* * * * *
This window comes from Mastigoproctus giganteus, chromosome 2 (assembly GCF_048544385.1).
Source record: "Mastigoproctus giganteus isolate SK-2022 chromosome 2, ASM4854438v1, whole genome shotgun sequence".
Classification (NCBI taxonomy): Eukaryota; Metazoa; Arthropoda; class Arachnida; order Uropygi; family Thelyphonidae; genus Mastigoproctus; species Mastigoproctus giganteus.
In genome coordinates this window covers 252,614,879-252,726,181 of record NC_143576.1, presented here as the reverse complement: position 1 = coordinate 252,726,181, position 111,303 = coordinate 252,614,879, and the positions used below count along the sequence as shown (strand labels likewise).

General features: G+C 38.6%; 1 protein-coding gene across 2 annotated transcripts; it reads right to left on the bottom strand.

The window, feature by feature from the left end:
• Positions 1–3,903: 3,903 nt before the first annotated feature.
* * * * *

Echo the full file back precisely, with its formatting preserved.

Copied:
This window comes from Mastigoproctus giganteus, chromosome 2 (assembly GCF_048544385.1).
Source record: "Mastigoproctus giganteus isolate SK-2022 chromosome 2, ASM4854438v1, whole genome shotgun sequence".
Classification (NCBI taxonomy): Eukaryota; Metazoa; Arthropoda; class Arachnida; order Uropygi; family Thelyphonidae; genus Mastigoproctus; species Mastigoproctus giganteus.
In genome coordinates this window covers 252,614,879-252,726,181 of record NC_143576.1, presented here as the reverse complement: position 1 = coordinate 252,726,181, position 111,303 = coordinate 252,614,879, and the positions used below count along the sequence as shown (strand labels likewise).

General features: G+C 38.6%; 1 protein-coding gene across 2 annotated transcripts; it reads right to left on the bottom strand.

The window, feature by feature from the left end:
• Positions 1–3,903: 3,903 nt before the first annotated feature.